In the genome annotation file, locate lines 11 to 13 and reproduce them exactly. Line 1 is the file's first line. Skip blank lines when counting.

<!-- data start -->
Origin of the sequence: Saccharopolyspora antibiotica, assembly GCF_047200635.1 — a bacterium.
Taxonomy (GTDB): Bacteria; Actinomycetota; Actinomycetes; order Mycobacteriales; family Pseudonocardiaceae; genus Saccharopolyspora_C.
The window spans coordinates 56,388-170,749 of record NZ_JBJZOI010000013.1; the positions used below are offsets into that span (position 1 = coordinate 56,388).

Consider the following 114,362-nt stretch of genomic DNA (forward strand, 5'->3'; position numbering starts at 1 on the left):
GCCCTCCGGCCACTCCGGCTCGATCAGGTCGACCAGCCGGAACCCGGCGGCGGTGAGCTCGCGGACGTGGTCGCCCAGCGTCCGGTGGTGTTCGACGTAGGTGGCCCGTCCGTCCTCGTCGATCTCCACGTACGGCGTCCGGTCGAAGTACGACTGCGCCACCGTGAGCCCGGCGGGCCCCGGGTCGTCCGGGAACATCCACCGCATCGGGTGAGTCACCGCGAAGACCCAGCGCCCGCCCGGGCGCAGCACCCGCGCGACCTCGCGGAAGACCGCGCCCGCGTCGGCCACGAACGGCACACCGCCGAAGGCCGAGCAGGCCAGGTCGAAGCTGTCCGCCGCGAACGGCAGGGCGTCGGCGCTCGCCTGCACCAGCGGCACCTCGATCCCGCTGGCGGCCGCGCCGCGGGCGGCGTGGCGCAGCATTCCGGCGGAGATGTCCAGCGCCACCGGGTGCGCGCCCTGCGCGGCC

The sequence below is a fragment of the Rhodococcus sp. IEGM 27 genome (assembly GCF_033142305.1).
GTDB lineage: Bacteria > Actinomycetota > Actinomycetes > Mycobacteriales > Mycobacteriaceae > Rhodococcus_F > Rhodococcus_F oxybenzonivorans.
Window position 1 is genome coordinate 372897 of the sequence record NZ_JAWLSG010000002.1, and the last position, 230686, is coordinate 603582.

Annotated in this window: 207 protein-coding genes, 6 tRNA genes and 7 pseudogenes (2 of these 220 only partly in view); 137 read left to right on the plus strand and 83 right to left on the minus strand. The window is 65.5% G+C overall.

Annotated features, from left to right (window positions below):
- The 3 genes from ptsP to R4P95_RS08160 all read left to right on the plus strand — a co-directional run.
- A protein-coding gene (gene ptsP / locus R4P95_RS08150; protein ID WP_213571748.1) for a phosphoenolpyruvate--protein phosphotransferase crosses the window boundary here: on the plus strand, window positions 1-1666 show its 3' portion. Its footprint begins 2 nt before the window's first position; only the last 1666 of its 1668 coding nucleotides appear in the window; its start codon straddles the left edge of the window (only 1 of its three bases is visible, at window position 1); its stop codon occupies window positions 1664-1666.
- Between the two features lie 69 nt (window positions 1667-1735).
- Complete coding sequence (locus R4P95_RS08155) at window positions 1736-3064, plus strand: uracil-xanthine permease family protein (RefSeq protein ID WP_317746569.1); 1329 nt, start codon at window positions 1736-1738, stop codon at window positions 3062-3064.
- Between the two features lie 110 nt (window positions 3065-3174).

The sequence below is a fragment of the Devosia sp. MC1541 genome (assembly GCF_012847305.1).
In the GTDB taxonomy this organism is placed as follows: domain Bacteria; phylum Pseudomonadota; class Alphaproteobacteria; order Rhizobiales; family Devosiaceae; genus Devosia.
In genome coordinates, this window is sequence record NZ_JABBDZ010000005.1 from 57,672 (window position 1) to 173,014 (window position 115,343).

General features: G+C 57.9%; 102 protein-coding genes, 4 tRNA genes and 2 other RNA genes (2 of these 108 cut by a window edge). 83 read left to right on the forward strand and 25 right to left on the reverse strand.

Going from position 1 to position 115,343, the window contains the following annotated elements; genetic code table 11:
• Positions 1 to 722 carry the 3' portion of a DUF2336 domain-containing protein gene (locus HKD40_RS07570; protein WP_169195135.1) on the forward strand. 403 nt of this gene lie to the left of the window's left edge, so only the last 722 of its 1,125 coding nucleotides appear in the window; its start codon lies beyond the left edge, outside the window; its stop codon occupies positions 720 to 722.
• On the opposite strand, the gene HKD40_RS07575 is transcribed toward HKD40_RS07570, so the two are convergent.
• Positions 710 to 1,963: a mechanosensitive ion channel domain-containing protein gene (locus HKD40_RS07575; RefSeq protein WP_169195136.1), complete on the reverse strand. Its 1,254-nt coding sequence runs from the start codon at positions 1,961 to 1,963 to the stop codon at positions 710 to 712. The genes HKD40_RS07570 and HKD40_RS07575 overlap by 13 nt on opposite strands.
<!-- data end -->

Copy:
- The 3 genes from ptsP to R4P95_RS08160 all read left to right on the plus strand — a co-directional run.
- A protein-coding gene (gene ptsP / locus R4P95_RS08150; protein ID WP_213571748.1) for a phosphoenolpyruvate--protein phosphotransferase crosses the window boundary here: on the plus strand, window positions 1-1666 show its 3' portion. Its footprint begins 2 nt before the window's first position; only the last 1666 of its 1668 coding nucleotides appear in the window; its start codon straddles the left edge of the window (only 1 of its three bases is visible, at window position 1); its stop codon occupies window positions 1664-1666.
- Between the two features lie 69 nt (window positions 1667-1735).